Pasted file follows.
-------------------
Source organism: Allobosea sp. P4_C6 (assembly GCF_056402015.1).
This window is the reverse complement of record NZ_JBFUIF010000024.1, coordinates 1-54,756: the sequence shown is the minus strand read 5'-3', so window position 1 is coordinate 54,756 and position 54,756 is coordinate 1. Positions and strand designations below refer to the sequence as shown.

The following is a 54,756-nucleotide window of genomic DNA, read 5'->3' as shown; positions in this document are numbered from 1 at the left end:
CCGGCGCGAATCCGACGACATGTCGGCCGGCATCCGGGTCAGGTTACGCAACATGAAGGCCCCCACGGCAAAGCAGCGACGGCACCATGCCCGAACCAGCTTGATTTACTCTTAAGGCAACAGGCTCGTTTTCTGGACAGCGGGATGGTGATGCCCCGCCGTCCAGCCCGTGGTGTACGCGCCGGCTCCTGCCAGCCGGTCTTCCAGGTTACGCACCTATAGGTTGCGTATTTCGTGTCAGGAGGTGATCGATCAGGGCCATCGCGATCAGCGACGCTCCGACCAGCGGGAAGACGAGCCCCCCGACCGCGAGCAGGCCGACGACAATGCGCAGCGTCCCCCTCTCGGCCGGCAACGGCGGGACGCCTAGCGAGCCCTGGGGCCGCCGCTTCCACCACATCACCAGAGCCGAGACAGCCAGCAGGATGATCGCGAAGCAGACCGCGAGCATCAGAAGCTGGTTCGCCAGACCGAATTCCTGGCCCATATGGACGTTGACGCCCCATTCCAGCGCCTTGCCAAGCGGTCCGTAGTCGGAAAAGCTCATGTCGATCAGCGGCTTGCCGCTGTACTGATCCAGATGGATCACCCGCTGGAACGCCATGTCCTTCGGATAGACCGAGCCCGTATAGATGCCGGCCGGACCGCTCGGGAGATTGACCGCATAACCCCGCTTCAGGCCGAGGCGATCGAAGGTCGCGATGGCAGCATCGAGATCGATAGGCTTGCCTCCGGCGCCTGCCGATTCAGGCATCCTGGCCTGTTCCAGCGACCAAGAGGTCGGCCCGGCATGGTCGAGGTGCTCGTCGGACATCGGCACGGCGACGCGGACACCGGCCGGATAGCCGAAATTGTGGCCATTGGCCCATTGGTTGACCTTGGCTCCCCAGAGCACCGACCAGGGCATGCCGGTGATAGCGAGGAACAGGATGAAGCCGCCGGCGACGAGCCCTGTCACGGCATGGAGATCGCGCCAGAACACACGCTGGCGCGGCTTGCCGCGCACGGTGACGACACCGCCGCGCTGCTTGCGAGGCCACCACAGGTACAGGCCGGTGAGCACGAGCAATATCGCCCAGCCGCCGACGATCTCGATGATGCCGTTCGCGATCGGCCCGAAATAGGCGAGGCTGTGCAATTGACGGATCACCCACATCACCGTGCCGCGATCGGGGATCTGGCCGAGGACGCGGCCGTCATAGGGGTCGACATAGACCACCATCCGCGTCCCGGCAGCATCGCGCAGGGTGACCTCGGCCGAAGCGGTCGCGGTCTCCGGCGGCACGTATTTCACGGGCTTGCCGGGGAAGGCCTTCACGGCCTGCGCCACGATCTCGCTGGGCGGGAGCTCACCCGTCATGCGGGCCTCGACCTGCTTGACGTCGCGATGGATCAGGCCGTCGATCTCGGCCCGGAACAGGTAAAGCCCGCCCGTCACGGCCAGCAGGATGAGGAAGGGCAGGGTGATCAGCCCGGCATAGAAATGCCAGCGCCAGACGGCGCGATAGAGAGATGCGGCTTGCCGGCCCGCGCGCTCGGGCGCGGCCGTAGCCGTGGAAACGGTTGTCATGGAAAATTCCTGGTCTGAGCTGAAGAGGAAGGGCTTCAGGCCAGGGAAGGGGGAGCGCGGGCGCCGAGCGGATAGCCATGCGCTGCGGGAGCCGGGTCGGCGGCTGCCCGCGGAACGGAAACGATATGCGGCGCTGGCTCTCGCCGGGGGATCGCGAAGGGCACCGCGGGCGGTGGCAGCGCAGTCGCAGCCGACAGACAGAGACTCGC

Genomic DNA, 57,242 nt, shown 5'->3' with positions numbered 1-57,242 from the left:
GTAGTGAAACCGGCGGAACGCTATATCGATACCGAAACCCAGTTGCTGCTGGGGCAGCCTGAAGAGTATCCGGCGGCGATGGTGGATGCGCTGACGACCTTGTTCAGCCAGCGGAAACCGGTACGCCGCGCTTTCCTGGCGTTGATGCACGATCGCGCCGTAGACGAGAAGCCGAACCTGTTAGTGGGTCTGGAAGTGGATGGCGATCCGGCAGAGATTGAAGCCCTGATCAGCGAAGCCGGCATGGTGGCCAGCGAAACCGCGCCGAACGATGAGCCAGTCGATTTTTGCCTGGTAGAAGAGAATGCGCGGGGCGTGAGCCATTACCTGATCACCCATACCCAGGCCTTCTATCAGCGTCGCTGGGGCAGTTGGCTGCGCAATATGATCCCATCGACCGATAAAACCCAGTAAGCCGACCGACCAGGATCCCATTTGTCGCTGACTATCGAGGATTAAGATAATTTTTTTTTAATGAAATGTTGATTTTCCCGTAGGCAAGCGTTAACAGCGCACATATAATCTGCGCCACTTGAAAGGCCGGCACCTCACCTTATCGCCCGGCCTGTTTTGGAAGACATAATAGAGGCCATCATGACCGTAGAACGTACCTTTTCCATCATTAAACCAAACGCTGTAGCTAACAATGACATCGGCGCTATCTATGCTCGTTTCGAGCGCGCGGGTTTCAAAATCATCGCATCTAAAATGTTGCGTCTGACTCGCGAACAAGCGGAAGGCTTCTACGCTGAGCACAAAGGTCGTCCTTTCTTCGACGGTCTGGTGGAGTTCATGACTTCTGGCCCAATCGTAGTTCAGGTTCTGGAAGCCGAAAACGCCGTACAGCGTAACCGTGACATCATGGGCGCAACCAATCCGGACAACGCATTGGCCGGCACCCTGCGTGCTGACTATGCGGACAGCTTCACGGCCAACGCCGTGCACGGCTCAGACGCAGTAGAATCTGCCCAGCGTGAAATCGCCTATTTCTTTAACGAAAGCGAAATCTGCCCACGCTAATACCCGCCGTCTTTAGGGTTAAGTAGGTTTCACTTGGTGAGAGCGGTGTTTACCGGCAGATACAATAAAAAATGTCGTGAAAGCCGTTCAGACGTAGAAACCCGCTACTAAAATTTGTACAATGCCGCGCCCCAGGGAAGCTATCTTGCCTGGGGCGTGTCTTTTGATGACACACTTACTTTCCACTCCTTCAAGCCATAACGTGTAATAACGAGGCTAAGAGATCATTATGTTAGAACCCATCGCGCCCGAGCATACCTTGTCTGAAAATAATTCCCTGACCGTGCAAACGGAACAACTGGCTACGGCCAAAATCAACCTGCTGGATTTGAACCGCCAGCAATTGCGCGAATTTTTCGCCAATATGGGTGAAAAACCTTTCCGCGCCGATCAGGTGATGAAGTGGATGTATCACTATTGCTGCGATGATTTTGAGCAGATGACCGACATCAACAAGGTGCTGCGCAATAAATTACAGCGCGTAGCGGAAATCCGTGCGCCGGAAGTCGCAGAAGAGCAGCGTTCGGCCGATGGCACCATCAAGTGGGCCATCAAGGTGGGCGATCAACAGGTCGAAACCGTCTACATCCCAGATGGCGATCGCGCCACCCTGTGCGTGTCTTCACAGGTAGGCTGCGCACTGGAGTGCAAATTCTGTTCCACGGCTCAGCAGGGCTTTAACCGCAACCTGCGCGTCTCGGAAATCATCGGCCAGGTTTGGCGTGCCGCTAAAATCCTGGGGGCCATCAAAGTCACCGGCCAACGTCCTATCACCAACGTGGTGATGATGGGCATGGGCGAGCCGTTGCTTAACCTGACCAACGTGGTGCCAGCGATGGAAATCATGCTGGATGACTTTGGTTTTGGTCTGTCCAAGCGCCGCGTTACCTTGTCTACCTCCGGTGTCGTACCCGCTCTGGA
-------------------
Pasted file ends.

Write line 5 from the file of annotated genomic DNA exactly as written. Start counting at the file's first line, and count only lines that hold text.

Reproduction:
Genomic DNA, 57,242 nt, shown 5'->3' with positions numbered 1-57,242 from the left: